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Will Rogers, the cowboy philosopher, reportedly said that he never met a man he didn't like.
Apparently that was a misquote. In the annals of social history, however, it doesn't really matter.
What matters is that we need to get along with people -- especially our co-counsel. Yes, that means the ones we don't like, too. Here are three tips that can help:
When you have an issue with a colleague, it's human nature to think that the colleague is the problem. That's short-sighted.
"Reflect on the cause of tension and how you are responding to it," says Mark Nevins for the Harvard Business Review.
He says to "take an honest look" at what is causing the tension and your role in it. The problem may be your reaction to the tension.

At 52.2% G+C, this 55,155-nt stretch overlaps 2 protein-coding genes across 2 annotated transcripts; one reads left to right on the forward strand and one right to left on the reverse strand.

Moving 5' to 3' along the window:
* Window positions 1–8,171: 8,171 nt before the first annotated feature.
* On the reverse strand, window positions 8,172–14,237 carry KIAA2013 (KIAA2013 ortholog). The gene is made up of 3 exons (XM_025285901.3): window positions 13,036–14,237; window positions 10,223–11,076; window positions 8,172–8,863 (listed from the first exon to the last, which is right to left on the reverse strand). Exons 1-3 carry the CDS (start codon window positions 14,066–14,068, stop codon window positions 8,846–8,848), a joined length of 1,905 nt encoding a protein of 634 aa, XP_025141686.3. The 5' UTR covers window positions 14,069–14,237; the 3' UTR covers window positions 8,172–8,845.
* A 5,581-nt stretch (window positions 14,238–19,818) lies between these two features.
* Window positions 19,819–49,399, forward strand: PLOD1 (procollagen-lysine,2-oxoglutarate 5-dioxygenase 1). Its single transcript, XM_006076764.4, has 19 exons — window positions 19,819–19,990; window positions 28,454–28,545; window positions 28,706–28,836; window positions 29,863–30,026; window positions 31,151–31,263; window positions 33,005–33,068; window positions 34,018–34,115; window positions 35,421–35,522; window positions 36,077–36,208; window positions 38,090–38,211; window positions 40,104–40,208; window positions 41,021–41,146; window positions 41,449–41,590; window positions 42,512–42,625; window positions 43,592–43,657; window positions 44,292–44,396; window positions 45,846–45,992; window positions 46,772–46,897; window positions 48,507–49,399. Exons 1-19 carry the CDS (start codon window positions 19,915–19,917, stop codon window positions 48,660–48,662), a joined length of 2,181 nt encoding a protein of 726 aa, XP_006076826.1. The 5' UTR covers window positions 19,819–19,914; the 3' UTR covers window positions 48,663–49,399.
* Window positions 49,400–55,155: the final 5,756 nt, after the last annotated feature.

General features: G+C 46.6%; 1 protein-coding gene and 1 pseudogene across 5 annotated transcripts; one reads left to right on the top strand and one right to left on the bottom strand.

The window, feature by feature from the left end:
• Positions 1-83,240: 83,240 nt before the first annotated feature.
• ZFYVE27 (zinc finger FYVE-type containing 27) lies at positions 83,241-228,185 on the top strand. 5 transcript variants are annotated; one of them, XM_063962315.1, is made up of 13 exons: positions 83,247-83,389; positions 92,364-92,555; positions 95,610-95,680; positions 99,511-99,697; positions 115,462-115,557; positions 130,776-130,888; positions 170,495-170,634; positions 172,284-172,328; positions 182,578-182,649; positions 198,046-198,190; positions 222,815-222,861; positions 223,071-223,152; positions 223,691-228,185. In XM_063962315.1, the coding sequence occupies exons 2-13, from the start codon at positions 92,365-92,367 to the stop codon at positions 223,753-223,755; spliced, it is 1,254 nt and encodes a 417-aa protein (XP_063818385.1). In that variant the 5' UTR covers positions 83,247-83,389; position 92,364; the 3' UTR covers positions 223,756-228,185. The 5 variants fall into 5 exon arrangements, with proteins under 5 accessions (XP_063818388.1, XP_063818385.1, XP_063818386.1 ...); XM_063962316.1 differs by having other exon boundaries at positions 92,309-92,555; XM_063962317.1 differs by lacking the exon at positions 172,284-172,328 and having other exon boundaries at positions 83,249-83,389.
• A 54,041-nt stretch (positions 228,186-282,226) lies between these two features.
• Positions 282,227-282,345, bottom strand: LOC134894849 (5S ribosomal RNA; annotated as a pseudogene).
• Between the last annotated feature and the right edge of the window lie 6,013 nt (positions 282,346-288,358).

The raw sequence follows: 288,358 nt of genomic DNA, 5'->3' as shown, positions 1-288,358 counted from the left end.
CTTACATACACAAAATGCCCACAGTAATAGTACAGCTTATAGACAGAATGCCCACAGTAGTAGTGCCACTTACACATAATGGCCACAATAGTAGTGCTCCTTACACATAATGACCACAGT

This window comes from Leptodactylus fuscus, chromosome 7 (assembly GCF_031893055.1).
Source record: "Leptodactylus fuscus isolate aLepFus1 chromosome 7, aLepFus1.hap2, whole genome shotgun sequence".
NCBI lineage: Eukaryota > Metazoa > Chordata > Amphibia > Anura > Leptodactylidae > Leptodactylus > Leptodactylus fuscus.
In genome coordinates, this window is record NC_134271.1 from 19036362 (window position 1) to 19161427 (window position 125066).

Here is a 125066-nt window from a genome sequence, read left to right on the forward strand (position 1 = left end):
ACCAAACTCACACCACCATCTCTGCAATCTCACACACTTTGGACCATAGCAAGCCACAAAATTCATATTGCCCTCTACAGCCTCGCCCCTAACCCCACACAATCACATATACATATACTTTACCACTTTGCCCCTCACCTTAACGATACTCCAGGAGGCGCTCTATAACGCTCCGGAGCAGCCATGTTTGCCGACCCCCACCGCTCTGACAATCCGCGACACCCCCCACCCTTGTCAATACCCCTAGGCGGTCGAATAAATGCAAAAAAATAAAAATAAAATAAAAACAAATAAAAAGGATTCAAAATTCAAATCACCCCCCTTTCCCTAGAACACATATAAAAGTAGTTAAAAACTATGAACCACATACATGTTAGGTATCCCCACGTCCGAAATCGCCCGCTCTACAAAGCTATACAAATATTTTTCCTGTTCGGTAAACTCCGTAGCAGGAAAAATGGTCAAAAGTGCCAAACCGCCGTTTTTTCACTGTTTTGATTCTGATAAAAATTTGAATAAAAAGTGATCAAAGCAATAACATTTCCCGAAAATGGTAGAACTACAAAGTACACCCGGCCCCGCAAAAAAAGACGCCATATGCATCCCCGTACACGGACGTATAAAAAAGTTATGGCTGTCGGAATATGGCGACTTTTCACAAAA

It always helps to to see things from another person's perspective. It is practically a rule of law in advocacy, and should be applied in any co-counsel relationship.
In the Art of War, Sun Tzu said you must become your enemy to know your enemy. Keep your friends close and your enemies closer, the Chinese general also said.
Some things may be lost in translation, but you get the point. If you are in litigation, try to see things from your own team's perspective, too.
Brian Uzzi, a professor of leadership and organizational change, says rivalries in working relationships can be destructive. You cannot just "ignore, sidestep, or attempt to contain" problems.
"Instead, effective leaders turn rivals into collaborators -- strengthening their positions, their networks, and their careers in the process," he wrote with journalist Shannon Dunlap.
After all, if you are helping your co-counsel you are both winning. By the time the case is over, you might actually like each other.
Meeting with a lawyer can help you understand your options and how to best protect your rights. Visit our attorney directory to find a lawyer near you who can help.
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